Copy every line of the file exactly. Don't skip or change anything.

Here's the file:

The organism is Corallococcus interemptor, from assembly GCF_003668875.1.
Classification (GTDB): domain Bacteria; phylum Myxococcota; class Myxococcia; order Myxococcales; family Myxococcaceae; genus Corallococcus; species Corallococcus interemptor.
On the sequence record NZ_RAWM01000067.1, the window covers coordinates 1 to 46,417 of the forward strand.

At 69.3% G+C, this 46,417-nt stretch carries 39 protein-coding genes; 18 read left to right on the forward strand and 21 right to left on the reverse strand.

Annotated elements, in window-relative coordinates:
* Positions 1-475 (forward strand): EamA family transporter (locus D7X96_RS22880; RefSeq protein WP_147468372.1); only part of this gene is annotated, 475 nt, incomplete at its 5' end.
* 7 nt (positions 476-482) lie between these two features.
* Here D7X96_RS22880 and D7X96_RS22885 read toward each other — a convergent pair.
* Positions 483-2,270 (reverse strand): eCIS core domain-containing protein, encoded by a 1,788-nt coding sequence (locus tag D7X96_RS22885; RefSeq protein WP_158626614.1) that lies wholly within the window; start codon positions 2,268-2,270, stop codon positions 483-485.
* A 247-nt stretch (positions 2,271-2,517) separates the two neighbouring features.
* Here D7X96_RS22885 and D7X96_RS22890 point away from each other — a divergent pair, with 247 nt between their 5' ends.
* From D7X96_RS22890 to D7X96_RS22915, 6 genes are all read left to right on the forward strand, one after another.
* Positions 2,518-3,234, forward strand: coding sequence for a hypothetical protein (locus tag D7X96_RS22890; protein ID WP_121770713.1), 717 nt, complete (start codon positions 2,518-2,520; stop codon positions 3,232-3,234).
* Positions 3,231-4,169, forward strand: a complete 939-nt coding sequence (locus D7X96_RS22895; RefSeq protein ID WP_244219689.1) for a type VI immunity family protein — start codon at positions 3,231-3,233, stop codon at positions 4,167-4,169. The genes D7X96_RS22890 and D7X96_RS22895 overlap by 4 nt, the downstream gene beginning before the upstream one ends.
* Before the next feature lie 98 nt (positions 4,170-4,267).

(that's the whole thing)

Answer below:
The organism is Corallococcus interemptor, from assembly GCF_003668875.1.
Classification (GTDB): domain Bacteria; phylum Myxococcota; class Myxococcia; order Myxococcales; family Myxococcaceae; genus Corallococcus; species Corallococcus interemptor.
On the sequence record NZ_RAWM01000067.1, the window covers coordinates 1 to 46,417 of the forward strand.

At 69.3% G+C, this 46,417-nt stretch carries 39 protein-coding genes; 18 read left to right on the forward strand and 21 right to left on the reverse strand.

Annotated elements, in window-relative coordinates:
* Positions 1-475 (forward strand): EamA family transporter (locus D7X96_RS22880; RefSeq protein WP_147468372.1); only part of this gene is annotated, 475 nt, incomplete at its 5' end.
* 7 nt (positions 476-482) lie between these two features.
* Here D7X96_RS22880 and D7X96_RS22885 read toward each other — a convergent pair.
* Positions 483-2,270 (reverse strand): eCIS core domain-containing protein, encoded by a 1,788-nt coding sequence (locus tag D7X96_RS22885; RefSeq protein WP_158626614.1) that lies wholly within the window; start codon positions 2,268-2,270, stop codon positions 483-485.
* A 247-nt stretch (positions 2,271-2,517) separates the two neighbouring features.
* Here D7X96_RS22885 and D7X96_RS22890 point away from each other — a divergent pair, with 247 nt between their 5' ends.
* From D7X96_RS22890 to D7X96_RS22915, 6 genes are all read left to right on the forward strand, one after another.
* Positions 2,518-3,234, forward strand: coding sequence for a hypothetical protein (locus tag D7X96_RS22890; protein ID WP_121770713.1), 717 nt, complete (start codon positions 2,518-2,520; stop codon positions 3,232-3,234).
* Positions 3,231-4,169, forward strand: a complete 939-nt coding sequence (locus D7X96_RS22895; RefSeq protein ID WP_244219689.1) for a type VI immunity family protein — start codon at positions 3,231-3,233, stop codon at positions 4,167-4,169. The genes D7X96_RS22890 and D7X96_RS22895 overlap by 4 nt, the downstream gene beginning before the upstream one ends.
* Before the next feature lie 98 nt (positions 4,170-4,267).